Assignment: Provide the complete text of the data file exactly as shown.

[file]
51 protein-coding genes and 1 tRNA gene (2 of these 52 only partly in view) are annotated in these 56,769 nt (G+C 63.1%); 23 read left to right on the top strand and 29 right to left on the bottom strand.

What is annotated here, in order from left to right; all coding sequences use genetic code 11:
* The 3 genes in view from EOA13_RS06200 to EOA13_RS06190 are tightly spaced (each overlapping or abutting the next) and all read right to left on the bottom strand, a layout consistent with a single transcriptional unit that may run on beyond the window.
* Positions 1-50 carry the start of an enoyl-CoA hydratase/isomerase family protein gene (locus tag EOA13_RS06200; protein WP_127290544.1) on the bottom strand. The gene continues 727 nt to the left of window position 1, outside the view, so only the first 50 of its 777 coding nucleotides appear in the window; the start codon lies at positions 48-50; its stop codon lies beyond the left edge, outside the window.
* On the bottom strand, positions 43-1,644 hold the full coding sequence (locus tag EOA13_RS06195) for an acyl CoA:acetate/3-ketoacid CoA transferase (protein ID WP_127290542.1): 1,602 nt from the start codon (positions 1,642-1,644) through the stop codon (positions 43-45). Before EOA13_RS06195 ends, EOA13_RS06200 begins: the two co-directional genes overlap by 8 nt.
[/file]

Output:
51 protein-coding genes and 1 tRNA gene (2 of these 52 only partly in view) are annotated in these 56,769 nt (G+C 63.1%); 23 read left to right on the top strand and 29 right to left on the bottom strand.

What is annotated here, in order from left to right; all coding sequences use genetic code 11:
* The 3 genes in view from EOA13_RS06200 to EOA13_RS06190 are tightly spaced (each overlapping or abutting the next) and all read right to left on the bottom strand, a layout consistent with a single transcriptional unit that may run on beyond the window.
* Positions 1-50 carry the start of an enoyl-CoA hydratase/isomerase family protein gene (locus tag EOA13_RS06200; protein WP_127290544.1) on the bottom strand. The gene continues 727 nt to the left of window position 1, outside the view, so only the first 50 of its 777 coding nucleotides appear in the window; the start codon lies at positions 48-50; its stop codon lies beyond the left edge, outside the window.
* On the bottom strand, positions 43-1,644 hold the full coding sequence (locus tag EOA13_RS06195) for an acyl CoA:acetate/3-ketoacid CoA transferase (protein ID WP_127290542.1): 1,602 nt from the start codon (positions 1,642-1,644) through the stop codon (positions 43-45). Before EOA13_RS06195 ends, EOA13_RS06200 begins: the two co-directional genes overlap by 8 nt.